If Jesus had said these he, as a Jew would be guilty of blasphemy. The Synoptic Jesus do not make any of these or similar statements like them. P.M. Casey has written that ‘John’s misleading picture of Jesus is at the center of this. It makes him divine and infallible and has him condemn the Jews, to whom the historical Jesus preached, and from whom he selected his disciples, Apostles and his supporters. We cannot reasonable believe in all the results of that developmental process.’ 16 It is accepted by New Testament scholars that the historical Jesus did not claim or understand himself to be a divine or incarnate God. ‘Why do you call me good? No one is good but God alone’ (Mk. 10:18). According to John Hick today even those who follow the Caledonian dogma have ‘decided that the doctrine of incarnation does not require the knowledge or consent of the historical Jesus himself’. 17 Could Jesus be God and unaware of it? ‘It is incoherent to suppose that a human mind could be conscious of its own divinity’. 18 But what did divinity mean 2000 years ago; to a community who may have been Gentile identified? Gentiles meant pagan identified. Not only were Greek heroes thought of as divine but so were Egyptian Pharaohs. John Dunn concludes that ‘the language of divine sonship and divinity was in widespread and varied use in the ancient world and would have been familiar to the contemporaries of Jesus, Paul and John’. 19 The author has noted that God called Moses a god twice (Ex. 4:16; 7:1) and was considered a god by some Jews during his lifetime. 20 Thus the concept of divinity in ancient times may have been more elastic that currently understood.

This Jesus is a metaphysical being, a transcendental heavenly figure come to earth to redeem and then to return, eventually for a second coming – the Paraclete. But even the Incarnate God, the metaphysical being cannot be reasonable be expected not to come from an historical background.  Pope Leo the Great (440-461) who believed in an Incarnate God stated ‘to speak of our lord, the son of the blessed Virgin Mary, as true and perfect man, is of no value to us if we do not believe that he is descended from the line of ancestors set out in the Gospels’. 21 Thus it appears even the great pope recognized the importance of the historic Jesus.

John’s definition of the Eucharist (already stated by Paul 1 Cor. 11:24-25 and Mk. 14:22-25) is defined in a particularly anti-Jewish way.  ‘I tell you, unless you eat the flesh of the Son of Man and drink his blood, you will not have life in you. He who eats my flesh and drinks my blood has eternal life, and I will raise him up at the last day, for my flesh is true and my blood is true drink is true drink’ (Jn. 6:53-56). ‘Moses has not given you the bread from Heaven, but my Father gives you the true bread from Heaven . . . I am the bread of life’ (6:32,35).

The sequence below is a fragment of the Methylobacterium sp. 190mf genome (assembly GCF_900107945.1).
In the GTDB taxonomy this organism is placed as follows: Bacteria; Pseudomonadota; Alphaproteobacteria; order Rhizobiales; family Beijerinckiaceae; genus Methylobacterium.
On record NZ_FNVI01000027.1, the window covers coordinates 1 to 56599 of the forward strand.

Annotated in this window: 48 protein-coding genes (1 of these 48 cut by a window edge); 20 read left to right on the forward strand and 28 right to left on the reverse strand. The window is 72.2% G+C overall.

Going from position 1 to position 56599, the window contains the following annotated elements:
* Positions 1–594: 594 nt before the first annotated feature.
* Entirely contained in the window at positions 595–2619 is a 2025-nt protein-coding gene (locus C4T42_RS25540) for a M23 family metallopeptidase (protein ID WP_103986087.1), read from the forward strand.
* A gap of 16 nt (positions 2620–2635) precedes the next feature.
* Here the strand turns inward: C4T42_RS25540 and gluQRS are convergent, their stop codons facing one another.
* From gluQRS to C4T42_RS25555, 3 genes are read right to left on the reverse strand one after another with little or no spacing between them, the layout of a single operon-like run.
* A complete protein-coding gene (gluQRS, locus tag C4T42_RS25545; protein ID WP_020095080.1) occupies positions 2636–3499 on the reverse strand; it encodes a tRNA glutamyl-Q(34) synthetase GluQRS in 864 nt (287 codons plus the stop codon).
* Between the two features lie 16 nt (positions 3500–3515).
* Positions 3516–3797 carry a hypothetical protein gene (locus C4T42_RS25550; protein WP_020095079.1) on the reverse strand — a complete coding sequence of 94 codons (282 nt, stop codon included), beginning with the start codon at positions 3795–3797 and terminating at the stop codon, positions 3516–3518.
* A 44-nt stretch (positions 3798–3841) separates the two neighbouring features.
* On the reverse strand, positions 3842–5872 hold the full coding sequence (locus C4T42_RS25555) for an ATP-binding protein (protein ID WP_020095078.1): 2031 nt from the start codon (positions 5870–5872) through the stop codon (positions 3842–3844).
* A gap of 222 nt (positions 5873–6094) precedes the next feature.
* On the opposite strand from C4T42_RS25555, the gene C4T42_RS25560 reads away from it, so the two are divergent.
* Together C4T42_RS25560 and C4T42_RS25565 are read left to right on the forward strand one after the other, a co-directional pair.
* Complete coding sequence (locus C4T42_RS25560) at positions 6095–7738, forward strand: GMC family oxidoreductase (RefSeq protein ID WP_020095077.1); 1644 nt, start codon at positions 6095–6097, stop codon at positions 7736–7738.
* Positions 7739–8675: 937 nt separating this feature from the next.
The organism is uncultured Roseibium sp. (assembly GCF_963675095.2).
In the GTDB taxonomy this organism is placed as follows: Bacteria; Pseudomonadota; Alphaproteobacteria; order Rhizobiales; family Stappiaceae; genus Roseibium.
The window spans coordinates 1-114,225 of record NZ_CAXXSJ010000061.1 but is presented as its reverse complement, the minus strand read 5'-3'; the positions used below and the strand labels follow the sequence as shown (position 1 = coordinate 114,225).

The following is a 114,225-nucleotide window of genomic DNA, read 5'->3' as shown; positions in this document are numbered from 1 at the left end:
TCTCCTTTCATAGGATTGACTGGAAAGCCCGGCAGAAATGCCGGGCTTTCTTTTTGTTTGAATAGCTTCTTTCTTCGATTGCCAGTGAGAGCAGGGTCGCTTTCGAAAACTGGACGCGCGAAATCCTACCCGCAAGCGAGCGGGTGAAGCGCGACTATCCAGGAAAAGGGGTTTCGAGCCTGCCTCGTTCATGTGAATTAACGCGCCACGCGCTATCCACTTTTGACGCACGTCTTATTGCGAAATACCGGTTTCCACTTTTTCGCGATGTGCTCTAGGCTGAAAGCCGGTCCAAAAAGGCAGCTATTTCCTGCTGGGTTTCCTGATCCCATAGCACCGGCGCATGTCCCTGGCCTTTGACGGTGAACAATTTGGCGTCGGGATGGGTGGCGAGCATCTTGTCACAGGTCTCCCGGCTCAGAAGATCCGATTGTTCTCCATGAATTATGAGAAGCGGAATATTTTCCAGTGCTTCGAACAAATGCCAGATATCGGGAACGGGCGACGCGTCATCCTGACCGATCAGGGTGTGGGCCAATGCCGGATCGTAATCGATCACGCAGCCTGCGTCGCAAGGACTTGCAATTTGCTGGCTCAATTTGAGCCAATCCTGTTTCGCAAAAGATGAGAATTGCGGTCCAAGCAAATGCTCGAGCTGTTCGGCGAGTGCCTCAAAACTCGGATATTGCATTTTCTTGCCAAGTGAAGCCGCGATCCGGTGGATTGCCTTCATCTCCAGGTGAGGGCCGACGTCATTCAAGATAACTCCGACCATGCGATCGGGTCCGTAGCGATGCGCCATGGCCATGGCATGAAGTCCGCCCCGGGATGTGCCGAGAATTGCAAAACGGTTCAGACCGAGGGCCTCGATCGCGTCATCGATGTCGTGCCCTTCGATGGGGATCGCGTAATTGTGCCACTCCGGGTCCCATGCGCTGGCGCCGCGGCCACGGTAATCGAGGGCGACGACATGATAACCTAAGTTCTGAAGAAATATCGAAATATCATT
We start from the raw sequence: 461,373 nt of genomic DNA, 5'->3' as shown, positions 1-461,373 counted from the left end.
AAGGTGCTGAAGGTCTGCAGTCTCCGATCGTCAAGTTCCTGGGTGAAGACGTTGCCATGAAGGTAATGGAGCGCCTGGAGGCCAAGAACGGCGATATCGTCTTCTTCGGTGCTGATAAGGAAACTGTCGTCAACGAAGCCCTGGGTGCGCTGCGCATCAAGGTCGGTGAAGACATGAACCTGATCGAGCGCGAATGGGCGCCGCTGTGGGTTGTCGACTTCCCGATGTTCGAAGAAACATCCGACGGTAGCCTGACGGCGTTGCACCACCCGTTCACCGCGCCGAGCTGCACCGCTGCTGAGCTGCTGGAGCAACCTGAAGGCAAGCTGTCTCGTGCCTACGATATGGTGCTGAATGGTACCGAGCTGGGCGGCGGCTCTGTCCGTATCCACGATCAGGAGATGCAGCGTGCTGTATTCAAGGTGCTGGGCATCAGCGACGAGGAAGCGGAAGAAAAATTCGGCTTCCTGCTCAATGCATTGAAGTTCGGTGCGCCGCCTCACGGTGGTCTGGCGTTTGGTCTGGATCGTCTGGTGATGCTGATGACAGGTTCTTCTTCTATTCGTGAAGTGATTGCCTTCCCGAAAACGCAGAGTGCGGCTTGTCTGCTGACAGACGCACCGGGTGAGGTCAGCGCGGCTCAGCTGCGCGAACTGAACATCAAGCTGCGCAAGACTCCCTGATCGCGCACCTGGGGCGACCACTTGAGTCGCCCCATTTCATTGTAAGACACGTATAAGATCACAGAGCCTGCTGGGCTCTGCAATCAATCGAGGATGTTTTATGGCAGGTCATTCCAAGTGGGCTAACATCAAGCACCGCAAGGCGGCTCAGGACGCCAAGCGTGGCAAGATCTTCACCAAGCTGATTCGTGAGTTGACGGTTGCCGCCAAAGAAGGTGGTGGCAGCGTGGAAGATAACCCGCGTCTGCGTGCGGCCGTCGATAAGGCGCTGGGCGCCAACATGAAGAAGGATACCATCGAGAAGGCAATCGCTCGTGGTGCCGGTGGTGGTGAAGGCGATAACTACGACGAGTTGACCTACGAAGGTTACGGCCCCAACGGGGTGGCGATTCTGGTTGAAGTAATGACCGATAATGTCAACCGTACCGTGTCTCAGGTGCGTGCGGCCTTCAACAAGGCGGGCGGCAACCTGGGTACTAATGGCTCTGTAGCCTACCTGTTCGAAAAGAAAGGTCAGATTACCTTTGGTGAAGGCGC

In the Holiness Code ‘The life of the flesh is in the blood; and I have given it to you upon the alter to make atonement for your souls; for it is the blood that makes an atonement for the soul’ (Lev. 17:11). As we shall see one on the principals of Judaism is respect for life – saving a life overcomes any of the commandments – and rejection of the cult of the dead. James tells us in front of Paul that God-fearers and those who wish to join the Jesus movement are required ‘to abstain from anything polluted by idols, from illicit marriages, from meat of strangled animals and from blood’ (Acts 15:19-20, also Acts 21:25-26). Meat from ‘strangled animals’ is the need to slaughter animals; an act against cruelty to animals and ‘blood’ is against murder.

Ritually slaughtered animals are then drained of the blood since ‘you shall not partake of the blood of any flesh, for the life of all flesh is its blood’ (Lev. 17:14). Cruelty to animals is further elaborated in the Torah. We are told not to take a mother from the herd to be slaughtered on the same day as the young (Lev. 22:28). Similarly ‘you shall not take the mother bird with the young (Deut. 22:7). 

The Torah also states ‘You shall not boil a small goat in its mother’s milk’.

This has been defined as not eating meat and dairy together. What is the connection? Milk, mother’s milk, is life, the child is nursed by its mother’s milk as is the small goat. Cooking is death, especially cooking meat.  Thus using milk to cook meat is like the previous prohibition against mixing life and death – do not eat blood. As noted by Jean Soler laws against incest are in the same section, ‘ you shall not put a mother and her son in the same pot, and more so into the same bed. 22